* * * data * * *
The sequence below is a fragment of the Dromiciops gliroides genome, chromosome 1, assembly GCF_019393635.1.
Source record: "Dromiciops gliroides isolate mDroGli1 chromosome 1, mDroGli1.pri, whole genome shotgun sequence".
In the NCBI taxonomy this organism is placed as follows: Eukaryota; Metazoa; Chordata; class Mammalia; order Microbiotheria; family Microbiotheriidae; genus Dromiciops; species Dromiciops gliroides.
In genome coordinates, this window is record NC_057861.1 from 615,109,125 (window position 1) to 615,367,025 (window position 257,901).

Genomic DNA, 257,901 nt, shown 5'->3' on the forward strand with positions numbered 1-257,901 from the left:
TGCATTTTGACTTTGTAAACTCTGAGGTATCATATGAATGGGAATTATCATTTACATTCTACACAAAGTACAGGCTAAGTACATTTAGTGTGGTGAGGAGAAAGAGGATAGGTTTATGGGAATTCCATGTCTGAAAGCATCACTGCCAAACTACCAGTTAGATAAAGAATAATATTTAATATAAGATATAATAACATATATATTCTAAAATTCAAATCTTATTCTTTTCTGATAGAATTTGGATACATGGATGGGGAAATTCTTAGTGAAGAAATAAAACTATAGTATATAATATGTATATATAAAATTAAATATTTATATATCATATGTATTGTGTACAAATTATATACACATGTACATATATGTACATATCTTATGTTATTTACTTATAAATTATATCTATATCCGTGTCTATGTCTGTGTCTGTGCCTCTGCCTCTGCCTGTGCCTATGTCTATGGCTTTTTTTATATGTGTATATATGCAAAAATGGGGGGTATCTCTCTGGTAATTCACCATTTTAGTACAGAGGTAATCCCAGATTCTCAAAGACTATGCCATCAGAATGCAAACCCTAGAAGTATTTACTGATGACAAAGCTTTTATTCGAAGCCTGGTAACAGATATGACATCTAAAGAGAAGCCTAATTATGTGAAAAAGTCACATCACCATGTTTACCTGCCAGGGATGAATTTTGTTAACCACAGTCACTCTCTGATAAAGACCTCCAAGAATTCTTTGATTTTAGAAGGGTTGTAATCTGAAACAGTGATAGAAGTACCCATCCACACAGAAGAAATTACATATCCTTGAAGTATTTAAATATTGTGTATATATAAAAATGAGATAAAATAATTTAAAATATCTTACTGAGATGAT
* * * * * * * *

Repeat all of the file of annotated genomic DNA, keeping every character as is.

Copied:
The sequence below is a fragment of the Dromiciops gliroides genome, chromosome 1, assembly GCF_019393635.1.
Source record: "Dromiciops gliroides isolate mDroGli1 chromosome 1, mDroGli1.pri, whole genome shotgun sequence".
In the NCBI taxonomy this organism is placed as follows: Eukaryota; Metazoa; Chordata; class Mammalia; order Microbiotheria; family Microbiotheriidae; genus Dromiciops; species Dromiciops gliroides.
In genome coordinates, this window is record NC_057861.1 from 615,109,125 (window position 1) to 615,367,025 (window position 257,901).

Genomic DNA, 257,901 nt, shown 5'->3' on the forward strand with positions numbered 1-257,901 from the left:
TGCATTTTGACTTTGTAAACTCTGAGGTATCATATGAATGGGAATTATCATTTACATTCTACACAAAGTACAGGCTAAGTACATTTAGTGTGGTGAGGAGAAAGAGGATAGGTTTATGGGAATTCCATGTCTGAAAGCATCACTGCCAAACTACCAGTTAGATAAAGAATAATATTTAATATAAGATATAATAACATATATATTCTAAAATTCAAATCTTATTCTTTTCTGATAGAATTTGGATACATGGATGGGGAAATTCTTAGTGAAGAAATAAAACTATAGTATATAATATGTATATATAAAATTAAATATTTATATATCATATGTATTGTGTACAAATTATATACACATGTACATATATGTACATATCTTATGTTATTTACTTATAAATTATATCTATATCCGTGTCTATGTCTGTGTCTGTGCCTCTGCCTCTGCCTGTGCCTATGTCTATGGCTTTTTTTATATGTGTATATATGCAAAAATGGGGGGTATCTCTCTGGTAATTCACCATTTTAGTACAGAGGTAATCCCAGATTCTCAAAGACTATGCCATCAGAATGCAAACCCTAGAAGTATTTACTGATGACAAAGCTTTTATTCGAAGCCTGGTAACAGATATGACATCTAAAGAGAAGCCTAATTATGTGAAAAAGTCACATCACCATGTTTACCTGCCAGGGATGAATTTTGTTAACCACAGTCACTCTCTGATAAAGACCTCCAAGAATTCTTTGATTTTAGAAGGGTTGTAATCTGAAACAGTGATAGAAGTACCCATCCACACAGAAGAAATTACATATCCTTGAAGTATTTAAATATTGTGTATATATAAAAATGAGATAAAATAATTTAAAATATCTTACTGAGATGAT